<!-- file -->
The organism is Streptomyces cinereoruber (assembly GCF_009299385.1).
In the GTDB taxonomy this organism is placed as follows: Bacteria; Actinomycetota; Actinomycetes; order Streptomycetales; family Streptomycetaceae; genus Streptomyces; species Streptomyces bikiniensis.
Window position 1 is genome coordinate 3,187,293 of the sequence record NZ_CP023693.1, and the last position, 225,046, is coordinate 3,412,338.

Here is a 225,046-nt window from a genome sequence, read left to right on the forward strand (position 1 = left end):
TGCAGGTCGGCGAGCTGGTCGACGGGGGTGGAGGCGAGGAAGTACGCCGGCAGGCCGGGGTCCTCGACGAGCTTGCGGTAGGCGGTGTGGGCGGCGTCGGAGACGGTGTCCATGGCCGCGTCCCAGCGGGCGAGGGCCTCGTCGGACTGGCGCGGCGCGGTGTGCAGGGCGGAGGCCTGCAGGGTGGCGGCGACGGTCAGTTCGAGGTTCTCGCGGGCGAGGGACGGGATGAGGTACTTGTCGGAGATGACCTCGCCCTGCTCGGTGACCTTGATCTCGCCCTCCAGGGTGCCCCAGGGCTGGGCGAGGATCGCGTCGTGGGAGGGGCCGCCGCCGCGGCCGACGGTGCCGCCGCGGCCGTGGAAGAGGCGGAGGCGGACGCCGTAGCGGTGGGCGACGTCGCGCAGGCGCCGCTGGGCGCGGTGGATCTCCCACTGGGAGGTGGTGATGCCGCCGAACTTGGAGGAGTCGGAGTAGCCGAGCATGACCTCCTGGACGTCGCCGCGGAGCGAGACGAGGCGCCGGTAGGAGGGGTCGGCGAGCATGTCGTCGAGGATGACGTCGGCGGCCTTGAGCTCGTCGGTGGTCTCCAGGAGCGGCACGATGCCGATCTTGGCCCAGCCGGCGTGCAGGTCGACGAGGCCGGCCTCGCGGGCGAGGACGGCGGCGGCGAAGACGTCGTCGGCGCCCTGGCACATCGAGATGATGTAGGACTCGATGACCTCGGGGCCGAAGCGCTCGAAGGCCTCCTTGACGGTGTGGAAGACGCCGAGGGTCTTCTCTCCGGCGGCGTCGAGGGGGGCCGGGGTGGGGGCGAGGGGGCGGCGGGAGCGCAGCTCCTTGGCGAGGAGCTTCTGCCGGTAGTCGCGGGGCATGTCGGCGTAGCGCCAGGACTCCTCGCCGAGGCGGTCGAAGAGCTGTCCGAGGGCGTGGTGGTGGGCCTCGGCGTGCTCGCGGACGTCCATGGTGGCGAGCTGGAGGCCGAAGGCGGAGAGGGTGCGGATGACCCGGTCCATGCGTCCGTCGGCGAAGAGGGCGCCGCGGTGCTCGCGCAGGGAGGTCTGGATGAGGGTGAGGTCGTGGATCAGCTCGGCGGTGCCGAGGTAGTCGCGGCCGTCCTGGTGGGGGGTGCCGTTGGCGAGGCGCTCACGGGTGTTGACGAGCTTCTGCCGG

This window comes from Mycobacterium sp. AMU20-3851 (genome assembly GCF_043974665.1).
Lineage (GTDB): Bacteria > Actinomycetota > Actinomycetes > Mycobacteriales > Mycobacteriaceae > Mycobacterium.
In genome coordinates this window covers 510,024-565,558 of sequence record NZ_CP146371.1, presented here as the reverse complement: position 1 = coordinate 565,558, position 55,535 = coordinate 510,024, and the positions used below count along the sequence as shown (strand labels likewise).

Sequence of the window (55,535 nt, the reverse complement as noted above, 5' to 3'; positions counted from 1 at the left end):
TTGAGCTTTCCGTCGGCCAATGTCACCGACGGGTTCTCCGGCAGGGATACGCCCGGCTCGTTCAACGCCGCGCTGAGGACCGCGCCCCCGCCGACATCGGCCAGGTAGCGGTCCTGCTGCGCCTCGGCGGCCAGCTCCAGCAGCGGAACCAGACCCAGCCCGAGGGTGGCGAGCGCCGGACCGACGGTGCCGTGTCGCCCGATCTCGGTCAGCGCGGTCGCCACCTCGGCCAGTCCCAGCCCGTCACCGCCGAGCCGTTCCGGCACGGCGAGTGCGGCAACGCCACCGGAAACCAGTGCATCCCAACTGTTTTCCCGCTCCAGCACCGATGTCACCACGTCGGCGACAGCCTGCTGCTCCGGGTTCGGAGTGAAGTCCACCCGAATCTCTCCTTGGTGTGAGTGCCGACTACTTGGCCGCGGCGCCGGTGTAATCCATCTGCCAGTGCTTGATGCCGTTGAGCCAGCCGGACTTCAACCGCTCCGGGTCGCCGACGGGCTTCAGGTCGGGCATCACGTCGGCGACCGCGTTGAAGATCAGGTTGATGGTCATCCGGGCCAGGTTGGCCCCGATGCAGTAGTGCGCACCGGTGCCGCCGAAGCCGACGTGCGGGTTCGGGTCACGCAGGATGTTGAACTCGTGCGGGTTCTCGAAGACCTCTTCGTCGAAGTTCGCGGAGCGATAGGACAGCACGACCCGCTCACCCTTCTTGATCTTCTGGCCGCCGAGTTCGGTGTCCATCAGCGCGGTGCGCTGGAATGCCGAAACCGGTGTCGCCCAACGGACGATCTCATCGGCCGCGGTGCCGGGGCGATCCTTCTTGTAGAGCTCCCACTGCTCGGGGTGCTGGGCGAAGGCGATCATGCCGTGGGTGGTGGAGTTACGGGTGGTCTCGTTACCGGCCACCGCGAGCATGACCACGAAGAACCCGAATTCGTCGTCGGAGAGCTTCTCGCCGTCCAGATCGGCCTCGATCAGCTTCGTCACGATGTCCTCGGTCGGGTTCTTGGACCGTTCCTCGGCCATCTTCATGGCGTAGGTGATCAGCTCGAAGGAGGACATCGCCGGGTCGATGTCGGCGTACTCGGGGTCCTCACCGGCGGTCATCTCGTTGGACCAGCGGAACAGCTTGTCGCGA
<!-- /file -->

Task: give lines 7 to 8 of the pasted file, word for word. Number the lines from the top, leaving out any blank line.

Lineage (GTDB): Bacteria > Actinomycetota > Actinomycetes > Mycobacteriales > Mycobacteriaceae > Mycobacterium.
In genome coordinates this window covers 510,024-565,558 of sequence record NZ_CP146371.1, presented here as the reverse complement: position 1 = coordinate 565,558, position 55,535 = coordinate 510,024, and the positions used below count along the sequence as shown (strand labels likewise).